Solitude

I arrived to my hot yoga class forty-five minutes early yesterday morning.  I’d misread the holiday schedule, and showed up to find an empty parking lot and a locked studio door.  I probably could’ve gone back home, as it’s only a five minute drive each way, but I felt myself longing for some solitude.  So I stayed in my car, opened the doors, and wrote this post while wrapped in the bliss of fresh air, Summer sunshine, and a holiday Monday.

Solitude is not something I get a lot of; with a young family, busy job, and great friends, alone time is rare.  For many of you, I’m sure that’s also the case.  But, as I’m learning, solitude is something I absolutely need to be my best self.  I’d say I’m an extroverted introvert, if that’s even a thing, and what really refreshes and resets me is time alone.  I see this trait in my son as well, and cater to and protect his downtime daily.  For me, sometimes it’s just a few deep breaths and a brief moment with my thoughts before I feel regrouped and ready to tackle the next task.  Yesterday, it meant a 75-minute yoga class and a half hour in my quiet car.  I needed it yesterday.  I could feel it, I was craving it.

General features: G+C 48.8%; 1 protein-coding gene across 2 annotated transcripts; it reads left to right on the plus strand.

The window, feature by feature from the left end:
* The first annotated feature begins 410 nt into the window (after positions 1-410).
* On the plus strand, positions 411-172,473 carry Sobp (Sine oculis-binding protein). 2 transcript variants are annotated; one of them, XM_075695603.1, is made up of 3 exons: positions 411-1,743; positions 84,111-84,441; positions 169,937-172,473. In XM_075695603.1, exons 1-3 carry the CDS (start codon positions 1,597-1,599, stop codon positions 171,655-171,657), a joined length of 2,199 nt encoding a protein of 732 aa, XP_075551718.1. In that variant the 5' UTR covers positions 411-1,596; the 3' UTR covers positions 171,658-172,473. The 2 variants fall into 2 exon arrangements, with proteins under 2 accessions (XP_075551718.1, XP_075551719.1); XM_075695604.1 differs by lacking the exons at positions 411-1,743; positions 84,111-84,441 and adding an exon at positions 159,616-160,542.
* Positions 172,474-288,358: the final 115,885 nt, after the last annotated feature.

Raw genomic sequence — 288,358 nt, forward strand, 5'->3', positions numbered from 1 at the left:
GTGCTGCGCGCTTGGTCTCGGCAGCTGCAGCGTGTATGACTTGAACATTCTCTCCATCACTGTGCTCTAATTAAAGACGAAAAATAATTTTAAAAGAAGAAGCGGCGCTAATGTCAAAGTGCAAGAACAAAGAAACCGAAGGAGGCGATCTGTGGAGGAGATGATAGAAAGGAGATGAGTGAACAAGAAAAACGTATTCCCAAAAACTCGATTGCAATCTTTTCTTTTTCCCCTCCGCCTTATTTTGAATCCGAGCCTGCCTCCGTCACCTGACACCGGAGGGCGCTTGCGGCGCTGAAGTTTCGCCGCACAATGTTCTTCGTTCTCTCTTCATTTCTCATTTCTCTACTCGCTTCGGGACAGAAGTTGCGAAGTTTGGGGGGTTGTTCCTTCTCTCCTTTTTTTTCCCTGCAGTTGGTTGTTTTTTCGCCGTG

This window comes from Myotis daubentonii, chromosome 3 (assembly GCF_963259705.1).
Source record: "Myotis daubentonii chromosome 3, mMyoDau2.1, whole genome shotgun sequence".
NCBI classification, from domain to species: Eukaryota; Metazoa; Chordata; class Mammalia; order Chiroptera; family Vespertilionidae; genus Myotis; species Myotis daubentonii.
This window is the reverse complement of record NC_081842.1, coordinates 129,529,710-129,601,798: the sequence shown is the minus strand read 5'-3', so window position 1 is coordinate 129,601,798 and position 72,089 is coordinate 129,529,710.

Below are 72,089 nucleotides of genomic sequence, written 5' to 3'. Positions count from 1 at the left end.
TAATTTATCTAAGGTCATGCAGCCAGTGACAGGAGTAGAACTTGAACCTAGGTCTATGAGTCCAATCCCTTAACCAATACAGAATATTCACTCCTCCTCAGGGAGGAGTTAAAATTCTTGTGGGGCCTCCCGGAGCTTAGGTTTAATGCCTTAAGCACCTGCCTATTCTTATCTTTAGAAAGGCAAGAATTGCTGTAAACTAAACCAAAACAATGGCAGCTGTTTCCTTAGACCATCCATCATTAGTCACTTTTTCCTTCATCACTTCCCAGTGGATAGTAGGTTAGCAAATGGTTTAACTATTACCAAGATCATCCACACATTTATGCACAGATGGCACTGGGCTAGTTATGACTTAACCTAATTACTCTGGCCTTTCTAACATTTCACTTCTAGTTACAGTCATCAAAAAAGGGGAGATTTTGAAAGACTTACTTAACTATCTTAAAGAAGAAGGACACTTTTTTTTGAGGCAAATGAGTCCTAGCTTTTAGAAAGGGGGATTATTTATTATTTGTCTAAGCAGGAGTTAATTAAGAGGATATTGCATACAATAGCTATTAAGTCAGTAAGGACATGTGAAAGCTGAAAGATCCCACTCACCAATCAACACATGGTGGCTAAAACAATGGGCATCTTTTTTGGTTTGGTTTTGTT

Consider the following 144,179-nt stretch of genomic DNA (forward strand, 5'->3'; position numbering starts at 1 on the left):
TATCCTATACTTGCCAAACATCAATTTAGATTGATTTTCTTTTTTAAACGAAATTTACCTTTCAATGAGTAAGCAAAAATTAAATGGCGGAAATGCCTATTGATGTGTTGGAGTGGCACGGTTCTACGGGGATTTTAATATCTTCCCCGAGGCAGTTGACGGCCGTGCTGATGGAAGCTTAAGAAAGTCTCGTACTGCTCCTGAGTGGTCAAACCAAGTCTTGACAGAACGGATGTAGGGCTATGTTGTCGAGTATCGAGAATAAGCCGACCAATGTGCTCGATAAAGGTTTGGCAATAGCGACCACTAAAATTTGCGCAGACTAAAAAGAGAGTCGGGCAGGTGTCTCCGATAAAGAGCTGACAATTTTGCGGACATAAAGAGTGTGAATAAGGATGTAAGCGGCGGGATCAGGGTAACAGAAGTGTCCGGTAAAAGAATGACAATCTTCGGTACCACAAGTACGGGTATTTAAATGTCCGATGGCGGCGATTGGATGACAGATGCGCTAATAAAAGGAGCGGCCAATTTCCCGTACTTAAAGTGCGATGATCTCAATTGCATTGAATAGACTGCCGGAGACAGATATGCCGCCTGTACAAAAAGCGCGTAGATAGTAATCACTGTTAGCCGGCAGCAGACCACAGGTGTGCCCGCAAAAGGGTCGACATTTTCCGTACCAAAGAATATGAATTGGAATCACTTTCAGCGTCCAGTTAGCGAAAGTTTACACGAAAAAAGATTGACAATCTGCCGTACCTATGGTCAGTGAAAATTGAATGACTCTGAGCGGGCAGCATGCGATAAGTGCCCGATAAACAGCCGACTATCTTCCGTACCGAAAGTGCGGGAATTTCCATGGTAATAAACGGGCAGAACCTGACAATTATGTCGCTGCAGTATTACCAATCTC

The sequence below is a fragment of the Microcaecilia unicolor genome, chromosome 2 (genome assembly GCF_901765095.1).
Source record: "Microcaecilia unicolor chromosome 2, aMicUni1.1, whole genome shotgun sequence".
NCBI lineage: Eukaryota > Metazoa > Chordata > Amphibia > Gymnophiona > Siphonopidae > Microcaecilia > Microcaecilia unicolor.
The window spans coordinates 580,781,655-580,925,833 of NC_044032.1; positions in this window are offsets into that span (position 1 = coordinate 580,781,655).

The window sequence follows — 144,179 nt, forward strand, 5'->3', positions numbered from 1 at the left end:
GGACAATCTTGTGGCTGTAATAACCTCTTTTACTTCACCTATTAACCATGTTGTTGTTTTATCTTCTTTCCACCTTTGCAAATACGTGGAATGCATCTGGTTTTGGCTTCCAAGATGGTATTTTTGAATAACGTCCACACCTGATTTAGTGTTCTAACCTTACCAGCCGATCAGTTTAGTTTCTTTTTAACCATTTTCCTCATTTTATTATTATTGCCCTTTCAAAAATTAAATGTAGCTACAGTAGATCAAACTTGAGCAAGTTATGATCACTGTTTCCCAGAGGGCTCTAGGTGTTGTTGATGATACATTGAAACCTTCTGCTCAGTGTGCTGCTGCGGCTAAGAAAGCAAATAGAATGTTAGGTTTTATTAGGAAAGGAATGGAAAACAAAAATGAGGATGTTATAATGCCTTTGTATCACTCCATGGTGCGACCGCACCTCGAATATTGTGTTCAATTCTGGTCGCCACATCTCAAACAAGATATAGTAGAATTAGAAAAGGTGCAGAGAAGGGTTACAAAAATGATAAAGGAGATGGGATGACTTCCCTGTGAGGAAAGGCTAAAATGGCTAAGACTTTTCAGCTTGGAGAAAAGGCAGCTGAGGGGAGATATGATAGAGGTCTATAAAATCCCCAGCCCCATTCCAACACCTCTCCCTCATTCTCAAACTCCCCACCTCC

I’d met up with a dear friend of mine the night before, for a movie and then a walk, and we talked about exactly this: alone time and self-discovery and reflection.  She’s very good at self-improvement and introspection, and I always look to her lead in those areas.  Her recent discovery is that of a 24-hour solo retreat; that is, 24 hours away from home, alone.  No to-do lists or timelines or schedules or expectations.  This “solo retreat” is a foreign concept to me, something I hadn’t considered, and something I’ve never done in the 7.5 years that I’ve been a parent.  She certainly piqued my interest.

My husband and I had a similar conversation awhile ago, regarding my need for a daily dose of solitude.  “That’s one of the things I love about running,” I told him, “it gives me alone time to think.”  To think, and breathe, and dream.  My 24-hour retreat would involve lots of sleep, lots of writing, lots of food, and lots of running.

What would yours look like?

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